Bayer predicts strong crop science performance, plans acquisitions

28 February 2013 23:54  [Source: ICIS news]

LONDON (ICIS)--Bayer predicts that a strong performance for its crop sciences subsidiary over the next few years, and is planning to assist that growth through strategic acquisitions, the Germany-based chemicals company said on Thursday.

Speaking at a press conference at the company’s Leverkusen, Germany headquarters, CEO Marijn Dekkers predicted that the Bayer CropScience subsidiary would generate year-on-year sales growth of around 6% to 2015, with annual sales expected to increase to nearly €10bn ($13bn) by the end of that year.

The division, which serves the agribusiness sector, recorded year-on-year sales growth of 12.4% in 2012, to €8.4bn, and a 21.4% increase in earnings before interest, taxes, debt and amortisation (EBITDA) to €2bn.

“There was a positive impact [during 2012] from the favourable market environment for agricultural commodities such as wheat, corn, rice and soybeans,” said Dekkers.

The company noted in particular a 14% sales increase in Bayer CropScience’s seeds business unit during 2012, to €1bn, and is to prioritise the development of that section of the divison through bolt-on acquisitions.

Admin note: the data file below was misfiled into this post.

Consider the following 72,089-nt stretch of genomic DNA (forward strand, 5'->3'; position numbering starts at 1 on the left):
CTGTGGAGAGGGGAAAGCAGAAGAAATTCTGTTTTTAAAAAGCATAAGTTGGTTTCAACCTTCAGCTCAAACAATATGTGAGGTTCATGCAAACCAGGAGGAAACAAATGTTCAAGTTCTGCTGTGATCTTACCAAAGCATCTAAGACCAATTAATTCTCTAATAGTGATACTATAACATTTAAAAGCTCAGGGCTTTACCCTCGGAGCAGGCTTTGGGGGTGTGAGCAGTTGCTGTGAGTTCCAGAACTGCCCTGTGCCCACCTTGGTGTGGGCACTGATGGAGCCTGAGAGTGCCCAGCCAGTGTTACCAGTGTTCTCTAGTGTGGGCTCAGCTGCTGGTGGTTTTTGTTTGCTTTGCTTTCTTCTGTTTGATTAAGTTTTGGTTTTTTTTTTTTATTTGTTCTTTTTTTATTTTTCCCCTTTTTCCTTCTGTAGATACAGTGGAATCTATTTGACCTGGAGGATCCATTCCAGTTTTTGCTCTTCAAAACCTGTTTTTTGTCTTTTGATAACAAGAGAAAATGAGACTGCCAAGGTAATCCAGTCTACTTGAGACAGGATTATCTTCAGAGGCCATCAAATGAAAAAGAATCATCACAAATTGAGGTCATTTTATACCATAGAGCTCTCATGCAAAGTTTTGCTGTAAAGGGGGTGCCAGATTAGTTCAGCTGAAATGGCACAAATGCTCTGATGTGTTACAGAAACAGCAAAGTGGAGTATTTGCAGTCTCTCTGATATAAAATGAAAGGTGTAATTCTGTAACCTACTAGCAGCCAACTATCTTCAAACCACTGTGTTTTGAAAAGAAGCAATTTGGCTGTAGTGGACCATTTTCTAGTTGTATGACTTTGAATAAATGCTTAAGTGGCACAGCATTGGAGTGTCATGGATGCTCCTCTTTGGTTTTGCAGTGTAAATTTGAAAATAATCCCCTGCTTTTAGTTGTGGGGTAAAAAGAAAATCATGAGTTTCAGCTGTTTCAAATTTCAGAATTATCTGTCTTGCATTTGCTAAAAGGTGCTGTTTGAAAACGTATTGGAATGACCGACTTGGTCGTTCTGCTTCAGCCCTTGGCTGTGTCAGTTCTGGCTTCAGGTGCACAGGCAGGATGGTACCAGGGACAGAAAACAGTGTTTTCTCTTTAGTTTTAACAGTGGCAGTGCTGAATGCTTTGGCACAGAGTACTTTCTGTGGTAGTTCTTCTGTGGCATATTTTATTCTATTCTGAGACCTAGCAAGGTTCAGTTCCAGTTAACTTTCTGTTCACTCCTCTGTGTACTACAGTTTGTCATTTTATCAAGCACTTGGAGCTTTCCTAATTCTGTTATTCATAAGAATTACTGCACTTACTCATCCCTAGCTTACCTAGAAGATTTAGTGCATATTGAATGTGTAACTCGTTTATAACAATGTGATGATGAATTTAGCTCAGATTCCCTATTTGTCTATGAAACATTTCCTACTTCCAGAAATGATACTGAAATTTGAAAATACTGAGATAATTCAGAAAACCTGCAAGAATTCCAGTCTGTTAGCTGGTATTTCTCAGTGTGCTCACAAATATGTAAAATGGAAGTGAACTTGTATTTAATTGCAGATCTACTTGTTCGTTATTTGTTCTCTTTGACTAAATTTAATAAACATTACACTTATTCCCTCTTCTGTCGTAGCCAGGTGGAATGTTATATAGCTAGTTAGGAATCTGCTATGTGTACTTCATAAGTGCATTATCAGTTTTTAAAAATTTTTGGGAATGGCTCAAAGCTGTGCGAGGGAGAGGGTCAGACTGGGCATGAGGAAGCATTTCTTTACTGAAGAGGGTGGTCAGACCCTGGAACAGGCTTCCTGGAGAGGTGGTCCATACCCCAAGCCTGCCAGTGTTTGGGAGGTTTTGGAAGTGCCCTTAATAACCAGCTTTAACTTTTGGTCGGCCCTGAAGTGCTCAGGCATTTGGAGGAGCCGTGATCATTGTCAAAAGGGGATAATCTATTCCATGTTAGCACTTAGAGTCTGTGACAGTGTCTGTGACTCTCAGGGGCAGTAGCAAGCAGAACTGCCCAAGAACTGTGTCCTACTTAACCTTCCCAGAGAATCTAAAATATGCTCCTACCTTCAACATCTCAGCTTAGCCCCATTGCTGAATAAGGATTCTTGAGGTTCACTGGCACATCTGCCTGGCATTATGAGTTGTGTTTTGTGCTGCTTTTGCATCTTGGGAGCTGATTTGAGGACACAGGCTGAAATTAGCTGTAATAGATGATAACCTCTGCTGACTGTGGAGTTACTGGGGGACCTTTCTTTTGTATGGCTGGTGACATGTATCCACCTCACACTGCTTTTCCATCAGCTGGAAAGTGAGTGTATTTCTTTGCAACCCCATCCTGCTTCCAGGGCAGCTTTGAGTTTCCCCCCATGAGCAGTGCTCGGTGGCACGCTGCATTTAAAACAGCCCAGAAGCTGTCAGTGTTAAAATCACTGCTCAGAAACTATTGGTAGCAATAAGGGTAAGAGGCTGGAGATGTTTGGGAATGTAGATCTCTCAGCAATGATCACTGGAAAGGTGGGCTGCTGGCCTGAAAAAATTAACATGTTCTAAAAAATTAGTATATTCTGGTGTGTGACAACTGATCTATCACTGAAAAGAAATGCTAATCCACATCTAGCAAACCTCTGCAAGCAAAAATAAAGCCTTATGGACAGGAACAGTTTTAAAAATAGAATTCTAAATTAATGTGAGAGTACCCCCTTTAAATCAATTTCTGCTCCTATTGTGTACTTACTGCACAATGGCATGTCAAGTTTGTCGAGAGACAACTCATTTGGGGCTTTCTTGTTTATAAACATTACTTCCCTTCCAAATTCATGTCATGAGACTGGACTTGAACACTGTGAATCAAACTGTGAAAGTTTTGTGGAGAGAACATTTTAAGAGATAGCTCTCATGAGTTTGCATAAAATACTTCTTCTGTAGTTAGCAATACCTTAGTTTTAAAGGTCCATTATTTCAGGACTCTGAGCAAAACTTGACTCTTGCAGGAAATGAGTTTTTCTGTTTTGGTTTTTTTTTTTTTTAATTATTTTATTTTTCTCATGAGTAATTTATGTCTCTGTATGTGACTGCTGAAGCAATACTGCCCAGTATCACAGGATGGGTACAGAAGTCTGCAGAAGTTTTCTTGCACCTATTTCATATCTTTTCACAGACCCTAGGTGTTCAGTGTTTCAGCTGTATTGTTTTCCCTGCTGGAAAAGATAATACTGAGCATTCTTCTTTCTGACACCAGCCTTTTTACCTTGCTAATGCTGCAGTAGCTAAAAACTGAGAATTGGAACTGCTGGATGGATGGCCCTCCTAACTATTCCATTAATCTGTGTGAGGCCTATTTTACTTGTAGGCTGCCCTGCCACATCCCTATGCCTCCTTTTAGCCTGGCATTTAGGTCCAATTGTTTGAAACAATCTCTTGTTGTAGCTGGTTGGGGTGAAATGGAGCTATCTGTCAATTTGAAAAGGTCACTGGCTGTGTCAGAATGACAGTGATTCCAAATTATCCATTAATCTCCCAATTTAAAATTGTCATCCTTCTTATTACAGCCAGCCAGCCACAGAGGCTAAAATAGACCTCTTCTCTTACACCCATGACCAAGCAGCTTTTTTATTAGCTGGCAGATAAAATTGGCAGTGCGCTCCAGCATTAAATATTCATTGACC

“We aim to continue growing this business so that we can increase our share of the rapidly expanding global seeds market. This means intensifying our research and development efforts and continuing to strategically strengthen our portfolio through bolt-on acquisitions,” said Dekkers.

Dekkers added that the company does not set out as concrete future forecasts for its Bayer MaterialSciences subsidiary as it does for its crop sciences and healthcare units –both predicted to outperform the general market to 2015 – as the chemicals business is tied to global economic cycles to a much greater extent.

 “It’s easier for us to guide specific numbers in healthcare and crop sciences because they are less dependent on the cyclicality of the economy. It doesn’t mean they couldn’t be cyclical – crop science is cyclical - but much less based on the economy. The cyclicality [for crop sciences] comes from weather,” he said.

($1 = €0.76)

By: Tom Brown
+44 208 652 3214

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